Orthorexia is an eating disorder where someone becomes fixated on “clean” or “healthy” eating at the expense of their wellbeing. Read on to find out the signs and symptoms of the disorder and how it can feed off trends such as the clean eating movement.
Table of contents:
- What is orthorexia?
- What are the signs and symptoms?
- Hidden in plain sight
- The dark side of the clean eating movement
Coined by Dr Steven Bratman, MD in 1997, orthorexia is an eating disorder where someone becomes fixated on “clean” or “healthy” eating at the expense of their wellbeing. In the simplest terms, it is an unhealthy obsession with healthy eating.
Unlike bulimia and anorexia, orthorexia revolves around the quality or “purity” of the food consumed, as opposed to the amount, though body image concerns can play a part.
It is thought that some individuals, namely athletes, are at an increased risk for the disorder.
Currently, the disorder is not recognised in the Diagnostic and Statistical Manual, though many eating disorder practitioners acknowledge the condition.
There is no clinical consensus on whether orthorexia is a new, standalone eating disorder, a sub-type of a previous disorder or even a form of obsessive-compulsive disorder.
So how can we distinguish between a health-conscious person and someone with orthorexia? Although being conscious about the nutritional value of food isn't problematic in itself, those with orthorexia become so fixated on healthful eating that they restrict food groups and neglect other areas of their life.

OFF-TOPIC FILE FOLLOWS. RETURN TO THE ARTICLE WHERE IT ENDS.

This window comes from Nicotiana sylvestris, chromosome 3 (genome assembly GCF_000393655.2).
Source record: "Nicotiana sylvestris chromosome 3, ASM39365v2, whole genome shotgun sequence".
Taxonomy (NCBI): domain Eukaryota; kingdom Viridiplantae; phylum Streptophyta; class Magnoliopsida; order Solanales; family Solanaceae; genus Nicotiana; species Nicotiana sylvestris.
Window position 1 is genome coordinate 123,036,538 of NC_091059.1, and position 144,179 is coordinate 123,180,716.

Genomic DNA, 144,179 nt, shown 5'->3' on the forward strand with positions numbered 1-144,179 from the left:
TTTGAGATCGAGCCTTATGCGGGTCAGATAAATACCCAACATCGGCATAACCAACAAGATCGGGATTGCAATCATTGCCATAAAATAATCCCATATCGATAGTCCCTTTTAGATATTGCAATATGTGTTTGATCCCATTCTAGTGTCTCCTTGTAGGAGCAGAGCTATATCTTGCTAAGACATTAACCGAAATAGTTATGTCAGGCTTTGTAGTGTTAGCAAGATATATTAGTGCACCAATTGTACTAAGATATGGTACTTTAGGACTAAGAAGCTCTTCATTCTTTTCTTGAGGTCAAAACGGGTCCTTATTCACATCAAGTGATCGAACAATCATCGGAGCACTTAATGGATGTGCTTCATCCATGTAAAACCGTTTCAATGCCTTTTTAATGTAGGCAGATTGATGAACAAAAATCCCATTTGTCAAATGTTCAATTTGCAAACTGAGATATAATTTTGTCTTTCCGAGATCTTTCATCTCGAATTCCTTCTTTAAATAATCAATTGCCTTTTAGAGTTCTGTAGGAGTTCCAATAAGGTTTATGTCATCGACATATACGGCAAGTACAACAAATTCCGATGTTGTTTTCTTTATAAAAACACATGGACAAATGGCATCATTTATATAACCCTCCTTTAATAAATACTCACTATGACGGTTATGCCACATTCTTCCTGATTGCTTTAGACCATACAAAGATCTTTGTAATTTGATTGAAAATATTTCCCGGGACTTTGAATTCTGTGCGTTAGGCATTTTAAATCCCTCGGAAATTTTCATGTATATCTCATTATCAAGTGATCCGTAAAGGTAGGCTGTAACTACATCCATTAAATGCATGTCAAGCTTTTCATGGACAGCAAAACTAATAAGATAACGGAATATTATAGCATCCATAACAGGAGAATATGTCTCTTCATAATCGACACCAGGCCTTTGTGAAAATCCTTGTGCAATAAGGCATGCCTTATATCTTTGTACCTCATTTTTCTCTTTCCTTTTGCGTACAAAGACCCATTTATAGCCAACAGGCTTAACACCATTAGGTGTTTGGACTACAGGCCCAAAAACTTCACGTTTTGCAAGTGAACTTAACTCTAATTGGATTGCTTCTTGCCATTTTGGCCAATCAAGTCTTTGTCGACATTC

When orthorexic individuals eat food they deem “unclean”, it triggers extreme guilt and anxiety. Other behavioural warning signs for orthorexia include:
- Compulsively checking nutrition labels
- Obsessively following “healthy lifestyle” blogs
- Spending significant amounts of time and energy planning meals
- Ruminating about the healthfulness of meals
- Avoiding social gatherings due to dietary concerns
As the disorder develops, sufferers often remove whole food groups, such as gluten, dairy, carbohydrates and meat. “Clean” and “unclean” foods will vary from person to person, but wellness trends and influencers on social media often shape these choices. Commonly restricted food groups include:
- Sugar, fats and salt
- Dairy and gluten
- Meat and poultry
- Non-organic food
- Genetically modified food
- Processed foods
Restrictive eating such as this can result in malnutrition and mineral deficiencies. In orthorexia, eating begins to develop a moral quality and foods are divided into “good” and “bad”, “pure” and “impure”.
Orthorexia can significantly affect a sufferer’s relationships and mental wellbeing as well. For example, those with orthorexia often report missing out on birthday celebrations or avoiding dinner with loved ones as they don’t have control over their meal preparation.
As a result of this social isolation, orthorexia can leave sufferers feeling alienated to the detriment of their mental health.
☝MYTH BUST☝ Eating disorders are not a choice, nor can a sufferer simply “snap out of it”. Instead, they are caused by a complex interplay of biological, psychological, and sociocultural factors.
Tragically, In our health-obsessed culture, those with orthorexia often go unnoticed, especially with the normalisation of fad wellness and ever-more restrictive diets. Even worse, those with the condition can find themselves praised for “healthy eating” or “discipline”.
Common stereotypes and misconceptions around eating disorders do not help the situation, prime among them the belief that they are confined to young women. In reality, people of all ages, genders and ethnicity can experience EDs, including orthorexia.